In his light-blue shirt, black slacks and gray leather sandals, Pham Minh Man looks like many other prosperous Vietnamese on a late Sunday afternoon, except for the clerical collar. In a surprise move last September, Pope John Paul II elevated Pham, archbishop of Ho Chi Minh City, to cardinal--the first cardinal from the country's south. Kicking off his sandals, Cardinal Pham sat back with NEWSWEEK's Kenneth L. Woodward to talk about the challenges of the church under one of the world's few remaining communist governments.

WOODWARD: I understand the central government in Hanoi was puzzled when the pope named you the new cardinal of Vietnam.

PHAM: My three predecessors were all from Hanoi, and at first the government thought the pope had given me new authority here. I told them only the color of my robes had changed, that I have no new responsibilities as archbishop of Ho Chi Minh City. I did not mention that as a cardinal, I have new responsibilities to Rome. They accepted my elevation as an honor for Vietnam.

What controls does the government exercise over the Roman Catholic Church?

Until this year, for example, I could not invite another bishop to stay with me at my house. Now I can, if I inform the government first. Students still cannot enter a seminary without government permission. For my own seminary we get about 25 applicants a year. And every year the government rejects about five just to demonstrate its control. Still, in this diocese now we have about 250 seminarians. And we can send priests to study in the United States, Europe and Asia. I tell them we want the intellectualism of Europe, the practicality of the United States--and the heart of Asia.

Are you permitted to operate Catholic schools?

No. Private corporations can set up schools and colleges, but religious organizations cannot. In 1975 the government took away our minor seminary for high-school-age students, but last year I asked that it be returned, and it was. I have told government officials that the church has responsibilities to society. For example, we should help care for the sick. The government cannot do it alone. We have almost 200 Catholic doctors and enough Catholic businessmen to build a private hospital in this city, and overseas Vietnamese also want to contribute. But we would need the law changed by the National Assembly, which means the Communist Party.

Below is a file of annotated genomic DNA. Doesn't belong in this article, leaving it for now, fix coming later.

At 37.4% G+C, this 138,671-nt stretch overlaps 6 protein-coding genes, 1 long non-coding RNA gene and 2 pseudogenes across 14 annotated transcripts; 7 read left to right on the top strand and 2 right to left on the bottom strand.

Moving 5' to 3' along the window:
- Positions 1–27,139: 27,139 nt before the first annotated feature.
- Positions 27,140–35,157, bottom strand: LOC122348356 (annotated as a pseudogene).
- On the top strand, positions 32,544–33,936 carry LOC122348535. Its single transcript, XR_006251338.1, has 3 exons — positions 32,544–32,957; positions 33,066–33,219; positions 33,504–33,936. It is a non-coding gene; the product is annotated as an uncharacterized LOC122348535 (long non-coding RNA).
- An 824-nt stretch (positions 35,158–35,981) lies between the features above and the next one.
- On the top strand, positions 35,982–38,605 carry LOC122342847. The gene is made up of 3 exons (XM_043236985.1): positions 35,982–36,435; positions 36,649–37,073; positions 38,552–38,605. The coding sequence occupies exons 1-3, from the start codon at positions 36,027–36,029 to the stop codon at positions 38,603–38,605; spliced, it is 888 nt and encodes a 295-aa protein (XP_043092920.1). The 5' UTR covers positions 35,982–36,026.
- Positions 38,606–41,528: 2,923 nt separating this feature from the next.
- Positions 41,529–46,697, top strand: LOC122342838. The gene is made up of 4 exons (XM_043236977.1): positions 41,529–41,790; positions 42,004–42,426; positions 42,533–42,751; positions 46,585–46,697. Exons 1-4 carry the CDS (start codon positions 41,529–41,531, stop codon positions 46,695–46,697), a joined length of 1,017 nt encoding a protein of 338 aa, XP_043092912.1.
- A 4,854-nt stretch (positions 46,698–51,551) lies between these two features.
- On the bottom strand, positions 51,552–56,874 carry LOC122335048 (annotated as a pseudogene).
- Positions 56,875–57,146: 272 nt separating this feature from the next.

The Vietnamese appear to be very religious. They visit temples at all hours of the day.

There are 3,000 pagodas in this city, and we have only 250 churches. About 7 to 8 percent of the Vietnamese people are Catholic, the rest mostly Buddhist. Vietnamese are very traditional, but the basic tradition is the cult of ancestors. Even Communists have altars to ancestors in their homes.

Evangelical Christians tell me it is hard to give up the cult of ancestors. Is it hard for Vietnamese Catholics?

We encourage the cult. After Vatican Council II, the bishops of Vietnam issued a pastoral letter telling Catholics to continue the practice. After all, God is the highest ancestor.

Given this emphasis on family, is it difficult to recruit men to a celibate priesthood?

There are many Buddhists in this society, and their monks and nuns are celibate. This helps us keep our own celibate priesthood. Celibacy is not a problem when you have religious families. When you have many religious families you have a religious society.

What makes Asian Catholicism different from Western Catholicism?

Culture. Especially the idea of harmony between the heavens and the earth, and harmony among the people. Vietnam is an agricultural society, and we believe that there should be harmony with creation and between people.

Where does Christianity fit in?

Christ harmonizes heaven and earth and brings peace among people. Here we do not stress original sin but the Christ who came so we can have a more abundant life. That's the Good News. When people here become Catholic they tell me they have not converted, but completed what they believed before.

What is your biggest challenge?

To get to know the other cardinals, because one of them will be the next pope.

Do you think Pope John Paul II will ever visit Vietnam?

I spoke to him about this in 2002. He asked if the people of Vietnam would welcome him. I said yes. But he wondered if the Communist government would also welcome him. I said I thought so. But he said, "China first." So I don't think we will see him here.

Is there a chance that the next pope will come from Asia?

Maybe. What I think we need is a John Paul III.